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Optimizing warehouse labor is much more than hiring the right number of workers. The actual work they do should be optimized as well for peak productivity. This requires having a modern warehouse management system that can collect and analyze the data from your warehouse.
This might seem counterintuitive, as the trend in management right now is to avoid micro-managing your labor. Although good employees do not have to be micro-managed, they still are your most important and useful asset. Good managers, then, learn to use their workforce in the most efficient ways possible. This is not micro-management, so much as finding ways for your workers to do more work with less effort.
The low-hanging fruit in labor optimization is in scheduling. There are naturally peaks and valleys in purchase volume. When purchasing is slow, excess labor capacity is wasted money; but businesses must also be able to deploy labor as needed when purchasing spikes. Not having the needed labor on hand can lead to slowdowns, bottlenecks, and unnecessary overtime pay.
Ideally, floor managers should be made aware of potential labor shortfalls with enough advance warning to do something about them, such as bringing on additional temporary labor. This way they can keep a smaller “core” workforce, augmenting it during peak times with workers hired just in time to meet the surging demand.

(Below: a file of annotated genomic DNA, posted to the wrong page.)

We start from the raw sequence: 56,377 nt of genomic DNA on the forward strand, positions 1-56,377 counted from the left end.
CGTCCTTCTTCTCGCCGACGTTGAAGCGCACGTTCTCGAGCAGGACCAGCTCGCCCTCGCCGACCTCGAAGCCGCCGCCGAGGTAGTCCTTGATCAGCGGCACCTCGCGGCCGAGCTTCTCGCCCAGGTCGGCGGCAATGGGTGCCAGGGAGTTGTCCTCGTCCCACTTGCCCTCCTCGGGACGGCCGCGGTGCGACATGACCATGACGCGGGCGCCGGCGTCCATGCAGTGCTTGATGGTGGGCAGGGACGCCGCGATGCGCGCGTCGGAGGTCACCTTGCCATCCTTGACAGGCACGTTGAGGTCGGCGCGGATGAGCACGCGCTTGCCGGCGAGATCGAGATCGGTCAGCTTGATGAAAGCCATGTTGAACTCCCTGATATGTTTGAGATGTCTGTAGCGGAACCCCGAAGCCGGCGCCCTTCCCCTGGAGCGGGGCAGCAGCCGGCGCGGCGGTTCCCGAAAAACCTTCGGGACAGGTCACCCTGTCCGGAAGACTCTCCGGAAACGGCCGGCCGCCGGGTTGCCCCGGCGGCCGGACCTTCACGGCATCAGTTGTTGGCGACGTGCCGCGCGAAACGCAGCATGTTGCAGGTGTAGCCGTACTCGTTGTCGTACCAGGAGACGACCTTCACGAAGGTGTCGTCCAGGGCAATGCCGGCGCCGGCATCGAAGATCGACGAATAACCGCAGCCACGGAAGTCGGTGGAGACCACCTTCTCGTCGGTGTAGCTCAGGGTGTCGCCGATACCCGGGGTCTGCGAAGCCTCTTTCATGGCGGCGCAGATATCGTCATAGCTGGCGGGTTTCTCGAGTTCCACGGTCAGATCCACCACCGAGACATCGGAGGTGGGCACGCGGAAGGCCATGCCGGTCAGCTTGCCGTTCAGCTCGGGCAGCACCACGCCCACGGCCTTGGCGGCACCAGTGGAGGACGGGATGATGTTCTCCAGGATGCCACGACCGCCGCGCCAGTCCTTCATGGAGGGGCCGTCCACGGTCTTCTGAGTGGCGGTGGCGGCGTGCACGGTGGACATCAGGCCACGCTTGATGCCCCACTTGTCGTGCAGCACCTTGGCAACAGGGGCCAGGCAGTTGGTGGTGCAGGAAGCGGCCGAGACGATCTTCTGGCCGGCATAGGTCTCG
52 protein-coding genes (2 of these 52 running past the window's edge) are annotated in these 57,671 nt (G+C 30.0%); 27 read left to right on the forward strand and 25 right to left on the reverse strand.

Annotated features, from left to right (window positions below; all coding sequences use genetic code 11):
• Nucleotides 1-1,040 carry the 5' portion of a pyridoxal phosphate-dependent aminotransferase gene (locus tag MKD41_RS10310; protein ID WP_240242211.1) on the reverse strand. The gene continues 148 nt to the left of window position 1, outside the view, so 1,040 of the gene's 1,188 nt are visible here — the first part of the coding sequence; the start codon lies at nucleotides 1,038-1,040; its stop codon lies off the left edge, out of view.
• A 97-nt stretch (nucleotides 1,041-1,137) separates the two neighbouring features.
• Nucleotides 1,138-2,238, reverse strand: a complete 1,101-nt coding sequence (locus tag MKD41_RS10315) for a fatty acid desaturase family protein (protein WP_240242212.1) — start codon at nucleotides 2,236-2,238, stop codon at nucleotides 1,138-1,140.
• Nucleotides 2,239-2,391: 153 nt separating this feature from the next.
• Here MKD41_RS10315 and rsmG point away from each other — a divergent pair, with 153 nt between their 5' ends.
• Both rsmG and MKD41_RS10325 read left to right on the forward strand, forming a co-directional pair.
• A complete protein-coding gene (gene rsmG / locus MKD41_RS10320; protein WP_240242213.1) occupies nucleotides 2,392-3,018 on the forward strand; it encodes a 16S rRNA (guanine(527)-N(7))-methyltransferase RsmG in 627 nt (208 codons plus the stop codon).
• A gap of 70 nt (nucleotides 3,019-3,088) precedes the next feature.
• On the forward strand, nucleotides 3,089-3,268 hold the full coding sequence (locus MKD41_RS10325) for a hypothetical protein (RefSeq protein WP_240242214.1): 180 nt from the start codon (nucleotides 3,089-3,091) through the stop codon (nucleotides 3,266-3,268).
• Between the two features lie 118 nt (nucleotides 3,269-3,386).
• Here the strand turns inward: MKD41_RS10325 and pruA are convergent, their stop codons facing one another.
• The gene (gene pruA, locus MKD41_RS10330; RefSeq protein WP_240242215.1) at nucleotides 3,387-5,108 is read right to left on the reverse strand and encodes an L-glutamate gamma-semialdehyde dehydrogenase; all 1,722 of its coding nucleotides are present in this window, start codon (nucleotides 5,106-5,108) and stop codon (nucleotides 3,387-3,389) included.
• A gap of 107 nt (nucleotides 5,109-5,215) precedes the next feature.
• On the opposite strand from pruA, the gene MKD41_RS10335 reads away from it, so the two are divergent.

Accounts of warehouse employees on the internet tell tales of pickers having to walk 11 miles or more in a single shift. This much walking makes workers tired and thus more prone to error, injury, and declines in productivity.
Not only is that a gruelling pace for employees, it surely represents some inefficiencies in warehouse layout and pick methodologies. Optimizing routes through the warehouse can cut down on the time needed to pick orders and total distance walked. This kind of optimization would have to be done by computer.
Many warehouses still pick orders one at a time. A picker will receive an order, venture into the warehouse to get the relevant items, bring them to the packing area, and then move on to the next order. This method produces multiple trips to multiple areas throughout the day.
There are better methods—wave picking, for example. In wave picking, a warehouse worker is tasked with picking up items for several orders at once, following an optimized route. Such picking activity comes in short intervals, called “waves.” By picking in waves, labor is more efficiently distributed throughout the day and can be more easily monitored and managed. The end result is better productivity overall.
Wave picking and other methods require a WMS that can coordinate and time the release of waves to the warehouse throughout a given time period.
Most warehouses go through “growing pains” as they expand. Many managers find that they hit a given size and then plateau, unable to grow larger or become faster, because the organization and optimization just are not there.
If your own operation is unable to grow because you just can’t seem to rein in the chaos, it might be time to consider some of the above ideas. Switching to Infoplus will allow you to better manage your labor through better scheduling, route optimization, pick paths, and real-time data.
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